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China 2016 - A tough balancing act

On 19 April 2016 the ECCT's Greater China Business committee hosted a lunch featuring guest speaker Tony Phoo, Senior Economist at Standard Chartered Bank Taiwan. Phoo gave his views on the outlook for mainland China's economy based on his bank's research, which includes data drawn from forums with its clients in 15 different markets in recent months.

The fact that most of the bank's clients surveyed recently are engaged in manufacturing or related businesses appears to have influenced the results because mainland China's slowdown has become the top concern for them in 2016. Standard Chartered's analysis of the situation is more nuanced, and slightly more positive. The bank has tended to have more positive forecasts than other parties. (Its GDP forecasts for mainland China for 2016 and 2017 are 6.8% and 6.7%, respectively).

Looking at the underlying data, pessimism on the part of clients is not surprising. Mainland China's production data, including freight traffic, industrial production, electricity production, cement and steel output growth, which had been falling since 2010, are now contracting on an annual basis. Moreover, leading indicators including manufacturing Purchasing Managers' Indices (PMI) are now officially in contraction mode, indicating further declines in output ahead (although it is yet to be seen if a slight improvement in March data signals a better outlook than previously expected).

In its latest five-year plan, Chinese authorities have set a target to double economic growth from 2010 levels by 2020 (which translates into over 6.5% growth every year from 2016 to 2020). 2020 is an important year for the authorities as it will mark the 100th anniversary of the Chinese Communist Party (CCP). The targets for a rising deficit as a percentage of GDP to 3.3% in 2016 and 3.5% in 2017 signal that authorities are willing to spend to boost the economy.

However, there are apparently contradictory aims in the latest five-year plan. While authorities talk about reforming State-Owned Enterprises (SOEs) and deleveraging, which is contractionary, at the same time they want to maintain high economic growth and increase the M2 money supply, which is expansionary.
In terms of monetary policy, authorities talk about maintaining a stable currency while moving forward towards internationalization of the renminbi/Chinese yuan, which, if left to market forces, is more likely to be volatile than stable. There is also an apparent disconnect between the aim of prudent fiscal policy and pro-growth policy. The economic slowdown coupled with often competing aims has made investors nervous, which has led to a large amount of capital outflow, especially since the second half of 2015.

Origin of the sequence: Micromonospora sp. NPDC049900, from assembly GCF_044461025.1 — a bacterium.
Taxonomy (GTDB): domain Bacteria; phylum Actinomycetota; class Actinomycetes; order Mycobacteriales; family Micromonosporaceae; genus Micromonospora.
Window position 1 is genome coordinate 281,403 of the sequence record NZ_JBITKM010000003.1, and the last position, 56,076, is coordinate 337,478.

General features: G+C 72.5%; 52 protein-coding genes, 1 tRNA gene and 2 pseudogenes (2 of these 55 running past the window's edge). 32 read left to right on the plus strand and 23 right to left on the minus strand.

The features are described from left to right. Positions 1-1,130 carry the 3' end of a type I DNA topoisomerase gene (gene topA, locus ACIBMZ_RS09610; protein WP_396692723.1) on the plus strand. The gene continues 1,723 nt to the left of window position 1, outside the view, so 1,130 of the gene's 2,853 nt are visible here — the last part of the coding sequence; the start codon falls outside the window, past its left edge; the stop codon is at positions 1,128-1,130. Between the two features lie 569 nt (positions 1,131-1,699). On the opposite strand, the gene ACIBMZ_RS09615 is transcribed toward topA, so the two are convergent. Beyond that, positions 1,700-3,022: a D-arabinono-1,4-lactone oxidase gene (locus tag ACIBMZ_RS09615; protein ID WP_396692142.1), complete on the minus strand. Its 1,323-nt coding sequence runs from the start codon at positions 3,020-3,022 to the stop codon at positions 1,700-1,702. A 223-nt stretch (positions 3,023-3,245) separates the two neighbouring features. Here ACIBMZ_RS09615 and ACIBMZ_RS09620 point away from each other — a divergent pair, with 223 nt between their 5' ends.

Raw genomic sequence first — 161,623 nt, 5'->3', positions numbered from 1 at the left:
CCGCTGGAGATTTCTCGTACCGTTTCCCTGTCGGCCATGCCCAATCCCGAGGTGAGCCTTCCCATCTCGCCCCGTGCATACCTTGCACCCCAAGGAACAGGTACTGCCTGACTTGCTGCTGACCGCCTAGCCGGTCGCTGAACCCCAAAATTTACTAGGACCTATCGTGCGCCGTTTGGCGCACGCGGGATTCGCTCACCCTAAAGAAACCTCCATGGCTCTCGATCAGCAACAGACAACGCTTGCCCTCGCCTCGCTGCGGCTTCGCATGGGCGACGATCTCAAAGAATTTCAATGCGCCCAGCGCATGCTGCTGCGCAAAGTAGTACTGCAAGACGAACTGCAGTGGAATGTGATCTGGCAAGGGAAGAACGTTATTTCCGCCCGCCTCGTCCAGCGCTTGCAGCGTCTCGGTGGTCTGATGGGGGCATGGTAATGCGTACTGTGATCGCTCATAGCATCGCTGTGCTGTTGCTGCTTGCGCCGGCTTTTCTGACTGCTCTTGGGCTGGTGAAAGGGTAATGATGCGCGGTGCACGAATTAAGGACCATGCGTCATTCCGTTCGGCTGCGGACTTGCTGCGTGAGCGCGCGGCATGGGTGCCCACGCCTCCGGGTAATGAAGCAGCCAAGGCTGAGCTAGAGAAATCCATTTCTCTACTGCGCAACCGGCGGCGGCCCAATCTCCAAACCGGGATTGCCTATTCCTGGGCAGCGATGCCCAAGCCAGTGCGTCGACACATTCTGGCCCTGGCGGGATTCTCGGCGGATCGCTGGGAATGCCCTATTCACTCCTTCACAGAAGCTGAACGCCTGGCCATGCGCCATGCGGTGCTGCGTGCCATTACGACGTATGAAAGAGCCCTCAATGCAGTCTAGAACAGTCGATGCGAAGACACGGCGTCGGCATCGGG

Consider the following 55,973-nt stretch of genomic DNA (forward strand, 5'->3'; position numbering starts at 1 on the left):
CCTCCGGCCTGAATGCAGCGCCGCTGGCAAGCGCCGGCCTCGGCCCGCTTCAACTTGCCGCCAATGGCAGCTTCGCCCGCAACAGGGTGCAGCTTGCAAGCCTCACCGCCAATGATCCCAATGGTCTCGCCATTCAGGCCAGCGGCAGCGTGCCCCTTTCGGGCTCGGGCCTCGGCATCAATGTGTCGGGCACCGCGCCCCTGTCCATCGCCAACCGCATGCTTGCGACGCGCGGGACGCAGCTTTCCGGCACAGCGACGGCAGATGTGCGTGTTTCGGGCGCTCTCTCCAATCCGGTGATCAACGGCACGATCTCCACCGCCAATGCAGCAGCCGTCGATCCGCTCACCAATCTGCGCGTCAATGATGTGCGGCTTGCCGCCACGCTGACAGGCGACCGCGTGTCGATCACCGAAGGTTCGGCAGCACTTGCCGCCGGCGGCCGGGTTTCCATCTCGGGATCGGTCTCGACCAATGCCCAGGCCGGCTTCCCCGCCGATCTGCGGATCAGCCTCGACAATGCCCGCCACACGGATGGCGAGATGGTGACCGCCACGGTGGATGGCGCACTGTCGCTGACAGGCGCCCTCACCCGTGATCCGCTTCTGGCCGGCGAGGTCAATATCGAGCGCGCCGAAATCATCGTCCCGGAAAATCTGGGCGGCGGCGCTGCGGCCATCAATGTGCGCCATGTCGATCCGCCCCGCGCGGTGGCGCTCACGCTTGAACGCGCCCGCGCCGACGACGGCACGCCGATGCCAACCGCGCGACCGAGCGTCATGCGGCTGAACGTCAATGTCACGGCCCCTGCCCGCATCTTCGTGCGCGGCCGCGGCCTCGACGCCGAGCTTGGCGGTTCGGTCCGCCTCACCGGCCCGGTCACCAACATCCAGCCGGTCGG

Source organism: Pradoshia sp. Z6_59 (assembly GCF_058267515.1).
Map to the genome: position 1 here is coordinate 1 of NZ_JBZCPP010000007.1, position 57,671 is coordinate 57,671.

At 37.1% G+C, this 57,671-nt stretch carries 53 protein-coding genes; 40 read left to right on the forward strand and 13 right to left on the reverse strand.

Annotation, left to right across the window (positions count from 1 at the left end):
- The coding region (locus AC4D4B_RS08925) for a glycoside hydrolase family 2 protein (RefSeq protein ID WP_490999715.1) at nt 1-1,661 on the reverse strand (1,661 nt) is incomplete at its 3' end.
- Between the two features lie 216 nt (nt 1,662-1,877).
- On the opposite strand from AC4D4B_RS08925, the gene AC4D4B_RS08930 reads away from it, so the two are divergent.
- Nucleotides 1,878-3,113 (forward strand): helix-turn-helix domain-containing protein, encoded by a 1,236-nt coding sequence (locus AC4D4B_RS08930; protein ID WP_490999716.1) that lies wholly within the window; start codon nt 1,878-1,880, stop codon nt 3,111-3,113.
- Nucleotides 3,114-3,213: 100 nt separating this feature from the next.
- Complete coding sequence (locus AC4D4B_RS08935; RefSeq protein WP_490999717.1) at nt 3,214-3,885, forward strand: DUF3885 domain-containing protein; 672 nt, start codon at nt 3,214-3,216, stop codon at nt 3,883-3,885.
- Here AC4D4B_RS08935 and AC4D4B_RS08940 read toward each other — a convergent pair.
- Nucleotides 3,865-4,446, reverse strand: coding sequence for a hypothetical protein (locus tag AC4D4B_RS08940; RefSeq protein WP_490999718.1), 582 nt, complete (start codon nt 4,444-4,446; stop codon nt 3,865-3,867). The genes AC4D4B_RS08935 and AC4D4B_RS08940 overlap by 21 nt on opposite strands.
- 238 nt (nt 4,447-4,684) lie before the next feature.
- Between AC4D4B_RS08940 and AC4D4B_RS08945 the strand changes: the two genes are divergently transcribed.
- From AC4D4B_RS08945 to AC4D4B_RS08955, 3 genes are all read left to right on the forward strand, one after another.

However, according to Phoo, there are several reasons to be optimistic. Firstly, the process of urbanization still has a long way to go in China. With urbanization comes more investment, more value-added activity and higher economic growth. Secondly, while there is much hand-wringing about China's demographics (a rapidly-aging population, shrinking workforce and falling demographic dividends), very little has been said about how much potential there is to improve productivity. In Phoo's view, China is still in the early stages of this evolution and productivity could be boosted in many areas, such as in SOEs.

Thirdly, China's shift from a manufacturing to a service-based economy is proceeding faster than some people realise. According to Phoo, the contribution to GDP of the tertiary or services industry (which includes the hospitality, logistics, real estate, finance and retail industries) overtook that of secondary industry in 2012 and already accounts for 55% of GDP. Along with the rise in services comes greater consumer purchasing power. In terms of consumer spending, China is behind many of its neighbours and far behind the West but the rate of growth in consumer spending is faster in China than elsewhere, meaning that China is catching up. Fourthly, China's so-called "one-belt one-road" and Asia Infrastructure Investment Bank initiatives will give some breathing room to China's manufacturers, particularly in the steel and cement industries. Massive infrastructure projects overseas will help to absorb some of the huge stockpiles and overcapacity produced by these industries while allowing them to restructure and reduce production capacity gradually.

Turning to the issue of debt, while China's level of corporate debt has risen sharply in recent years, China's overall debt, at 283% of GDP, is not that high compared to Japan's 517%, the UK's 435%, Spain's 402%, France's 374%, Italy's 335%, Greece's 321% and South Korea's 286%. Moreover, for Phoo, what is more important than the level of debt is the ability to repay debt. In this regard, China appears to be in fairly good shape given that state assets (held by the central and local governments) more than cover the amount of total liabilities, even when stripping out the value of land. In addition, as only 9% of China's debt is to external parties, there is relatively limited exposure to foreign creditors. For these reasons Phoo believes that market watchers are overly concerned about China's debt.